4. Dragons Squad Under Sized and Over Matched
I'm not quite sure where Paul McGregor goes with his side from here for the remainder of the season and heading into 2017. For me Saints are the second worst side in the competition even though they occupy a spot outside the bottom 4. However when you look at their differential, they sit just above Newcastle. Today the Dragons put in another listless display with their season on the line. Whilst they started fast the decision to take the kick at goal when 6-0 showed a side that doesn't know when to go for the throat. The Tigers were there for the taking early, yet Saints took the conservative decision. They were duly punished for this move, by failing to see that half of the football field again for the rest of the half as the Tigers marched in 3 quick tries. For all of season 2016 the Dragons have carried a highly disjointed attack and a lack of punch right across the park. The modern game is all about aggression, power and speed. Look at the type of athletes and footballers Ricky Stuart has recruited in Canberra. Someone like Blake Austin who just takes on the line direct and asks real questions of the defence. A Josh Hodgson, with all the football smarts. A tall and aggressive forward pack and some quick outside backs. The Dragons have plodders in comparison, coming up light in all three areas. Whilst their forward pack has some workers and some decent footballers, they are often over matched and under sized. Out wide the Dragons lack pace, and whilst Jason Nightingale has been a wonderful finisher and honest footballer, he is marking time out on the wing these days. However the Dragons problems don't get any bigger than in the halves where big money signing Gareth Widdop and Benji Marshall must be held to account. To be averaging just 13 points a year is deplorable and the Dragons had plenty of opportunities today. They had well over 50% of the football and at a few stages had multiples sets on the Tigers line. Whilst they threw plenty of switches and sweeping backline movements at the Tigers, there were no killer balls or change ups. The Dragons went side to side far too often and were easy pickings. Whilst McGregor will be scratching his head to work out how to fix their stuttering attack, what will have hurt him most was some abject misses in defence. The Dragons have prided themselves in the last 18 months on their defence. However today there were some extremely poor misses. The first 2 Tigers tries to Naiqama and Brooks were way too easy. Soon after Naiqama and Brooks busted the Dragons wide open as they threatened to unravel. Eventually poor attack puts undue pressure on your defence and the attrition takes its toll. It looks like some of the team are starting to just lose that intensity as the season wears on and now it is affecting both sides of the ball. McGregor may keep talking about finals, however in reality he needs to find a way to completely revamp this side. That might start by making a few tough calls and seeing what is on the open market.
5. Mitchell Moses Finding His Feet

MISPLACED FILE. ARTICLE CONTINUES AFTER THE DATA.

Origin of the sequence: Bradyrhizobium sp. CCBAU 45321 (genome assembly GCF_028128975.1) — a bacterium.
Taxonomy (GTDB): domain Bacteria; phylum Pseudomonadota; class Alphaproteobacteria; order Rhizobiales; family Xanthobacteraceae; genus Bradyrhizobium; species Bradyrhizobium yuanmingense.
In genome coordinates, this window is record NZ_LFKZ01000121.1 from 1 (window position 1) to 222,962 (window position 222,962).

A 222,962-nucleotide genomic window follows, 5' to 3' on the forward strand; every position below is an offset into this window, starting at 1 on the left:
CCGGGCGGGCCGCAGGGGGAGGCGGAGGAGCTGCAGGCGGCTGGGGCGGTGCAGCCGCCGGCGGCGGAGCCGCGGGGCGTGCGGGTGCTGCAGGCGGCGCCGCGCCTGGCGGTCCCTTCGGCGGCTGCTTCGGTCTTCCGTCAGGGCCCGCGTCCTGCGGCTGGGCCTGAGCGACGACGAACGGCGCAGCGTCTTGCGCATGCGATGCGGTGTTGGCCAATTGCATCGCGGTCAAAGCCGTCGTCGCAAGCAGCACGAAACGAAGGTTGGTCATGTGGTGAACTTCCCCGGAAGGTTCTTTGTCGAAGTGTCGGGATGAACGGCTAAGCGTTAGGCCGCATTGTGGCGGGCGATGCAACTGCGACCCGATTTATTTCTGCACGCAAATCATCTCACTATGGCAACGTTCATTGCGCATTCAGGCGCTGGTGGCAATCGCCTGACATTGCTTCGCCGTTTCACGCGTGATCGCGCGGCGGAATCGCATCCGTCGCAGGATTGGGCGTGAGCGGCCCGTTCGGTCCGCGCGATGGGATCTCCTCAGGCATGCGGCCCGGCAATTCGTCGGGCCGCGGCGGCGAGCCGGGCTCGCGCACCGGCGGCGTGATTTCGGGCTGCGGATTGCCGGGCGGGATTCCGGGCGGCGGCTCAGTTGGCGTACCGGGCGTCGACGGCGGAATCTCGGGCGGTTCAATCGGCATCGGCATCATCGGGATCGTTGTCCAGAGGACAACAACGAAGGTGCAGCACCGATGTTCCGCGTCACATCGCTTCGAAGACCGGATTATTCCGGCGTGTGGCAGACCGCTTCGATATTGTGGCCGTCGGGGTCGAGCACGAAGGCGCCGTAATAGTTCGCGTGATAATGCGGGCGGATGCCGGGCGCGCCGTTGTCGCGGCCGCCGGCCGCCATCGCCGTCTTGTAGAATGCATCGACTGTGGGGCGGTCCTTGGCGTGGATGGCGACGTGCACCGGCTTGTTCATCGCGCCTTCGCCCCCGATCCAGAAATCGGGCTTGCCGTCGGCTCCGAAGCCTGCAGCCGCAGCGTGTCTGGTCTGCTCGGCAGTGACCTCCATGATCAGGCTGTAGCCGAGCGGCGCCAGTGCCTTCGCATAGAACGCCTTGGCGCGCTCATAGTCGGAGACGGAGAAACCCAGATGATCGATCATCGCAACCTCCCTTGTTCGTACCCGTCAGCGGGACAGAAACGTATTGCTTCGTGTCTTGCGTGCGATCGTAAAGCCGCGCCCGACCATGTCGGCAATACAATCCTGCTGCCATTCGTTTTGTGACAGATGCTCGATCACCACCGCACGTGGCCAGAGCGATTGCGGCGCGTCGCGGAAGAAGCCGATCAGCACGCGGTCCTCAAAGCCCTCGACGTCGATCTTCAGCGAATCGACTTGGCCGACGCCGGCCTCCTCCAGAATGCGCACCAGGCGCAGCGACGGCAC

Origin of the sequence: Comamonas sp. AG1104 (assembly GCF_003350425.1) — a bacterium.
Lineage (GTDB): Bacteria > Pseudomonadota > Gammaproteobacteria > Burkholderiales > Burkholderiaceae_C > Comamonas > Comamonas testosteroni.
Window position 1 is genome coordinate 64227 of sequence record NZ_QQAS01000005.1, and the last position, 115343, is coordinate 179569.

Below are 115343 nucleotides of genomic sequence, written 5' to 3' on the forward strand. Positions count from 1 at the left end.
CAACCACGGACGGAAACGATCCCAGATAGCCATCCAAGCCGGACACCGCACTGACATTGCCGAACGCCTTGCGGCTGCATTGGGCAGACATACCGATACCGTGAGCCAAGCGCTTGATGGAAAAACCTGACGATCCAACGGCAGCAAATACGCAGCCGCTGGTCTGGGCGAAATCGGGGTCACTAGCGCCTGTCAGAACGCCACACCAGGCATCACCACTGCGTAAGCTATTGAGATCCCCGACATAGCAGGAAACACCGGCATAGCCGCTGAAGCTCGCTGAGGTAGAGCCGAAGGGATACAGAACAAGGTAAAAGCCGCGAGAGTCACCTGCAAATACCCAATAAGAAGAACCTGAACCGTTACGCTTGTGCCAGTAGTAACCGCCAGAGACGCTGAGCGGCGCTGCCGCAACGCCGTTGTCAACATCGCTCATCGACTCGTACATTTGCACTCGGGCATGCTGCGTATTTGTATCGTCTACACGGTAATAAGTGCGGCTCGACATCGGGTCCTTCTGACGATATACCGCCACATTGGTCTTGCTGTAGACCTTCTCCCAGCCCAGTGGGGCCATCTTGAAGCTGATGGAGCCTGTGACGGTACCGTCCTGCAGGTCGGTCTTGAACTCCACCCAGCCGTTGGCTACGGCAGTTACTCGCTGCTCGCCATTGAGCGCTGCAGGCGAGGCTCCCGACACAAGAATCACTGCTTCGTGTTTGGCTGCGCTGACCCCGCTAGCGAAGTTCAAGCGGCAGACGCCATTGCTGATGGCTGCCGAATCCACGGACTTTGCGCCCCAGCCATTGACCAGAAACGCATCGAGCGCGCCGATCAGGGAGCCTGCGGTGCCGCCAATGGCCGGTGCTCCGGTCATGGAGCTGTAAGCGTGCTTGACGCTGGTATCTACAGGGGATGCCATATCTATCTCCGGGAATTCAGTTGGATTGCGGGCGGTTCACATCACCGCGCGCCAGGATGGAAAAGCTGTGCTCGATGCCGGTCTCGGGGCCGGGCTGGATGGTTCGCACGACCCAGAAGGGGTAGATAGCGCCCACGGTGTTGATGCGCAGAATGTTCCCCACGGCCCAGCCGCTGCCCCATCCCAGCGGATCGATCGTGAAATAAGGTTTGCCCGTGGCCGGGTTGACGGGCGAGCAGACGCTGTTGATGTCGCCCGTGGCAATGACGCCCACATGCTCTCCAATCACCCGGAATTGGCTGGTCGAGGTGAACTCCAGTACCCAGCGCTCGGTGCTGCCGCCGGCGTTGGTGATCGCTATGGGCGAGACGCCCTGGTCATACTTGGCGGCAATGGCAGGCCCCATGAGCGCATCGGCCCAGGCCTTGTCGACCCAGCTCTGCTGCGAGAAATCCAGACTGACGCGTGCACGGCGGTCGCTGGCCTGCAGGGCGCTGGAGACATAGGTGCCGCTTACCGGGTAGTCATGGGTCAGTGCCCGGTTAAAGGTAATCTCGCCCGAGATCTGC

I remember watching Mitchell Moses as an 18 year old playing State Cup. Far from his side kick halves partner Luke Brooks, Moses has a polar opposite composition and personality. Whilst Brooks is shy in front of the camera, softly spoken and can drift in and out of games, Moses was a dominant personality. In his very first State Cup game he was barking instructions to his forwards. He was demanding the ball. He would put his body right on the line against players twice his size. He would swear at the top of his lungs if something went wrong or he didn't receive the ball. He would taunt opposing players - he was cheeky and he was brash. He came into first grade in 2014 as a chicken legged rookie with a very slight frame but with plenty of wraps. He was often bullied in early games and struggled when running the football. However Moses has quickly become a player that has established himself at NRL level and is demanding more and more of the football. Rumours persist that one of the main beneficiaries of dumping Robbie Farah would be Mitchell Moses. Moses has received more football, and more touches when Farah is not at first receiver. Farah, a similarly dominant personality, is like Moses - they want control, they want the ball often. Whilst Moses still has plenty of rough edges to his game he had an excellent game at ANZ Stadium today. He challenged the line, not always a strength of his, and busted it clean on two occasions with one leading to a try. He still has too many poor plays and unnecessary plays in him - his penchant for wanting to throw flick passes in the air and the brashness that I think he needs to temper. Sometimes I think he wants to make the highlight reel and he doesn't realise the pressure he's putting on his team with some of his individual options. He also failed to control some 5th tackle plays as the Tigers often gift wrapped Saints opportunities to get back into the game. Moses has been given much more responsibility as a player this season under Jason Taylor's game plan. It's clear he has had to earn this right throughout 2015 and over the off-season. Moses was cocky and confident in the press in pre-season talking up the Tigers halves taking more ownership of the game plan. Whilst it came back to bite him with some uncontrolled displays and the wrath of his coach, he is starting to blossom as the season goes on. In 2015 he cut a frustrated figure as the Tigers played a very structured and one out style of football. This year he has been able to get earlier ball and been able to put some of his pet plays in practice. He has formed a deadly combination with James Tedesco and the Tigers have dual threats on either side of the ruck. Whilst he is far from the finished product and could do with another off-season in the gym, Moses has a dominant personality and could turn into the sort of confident leader every side needs.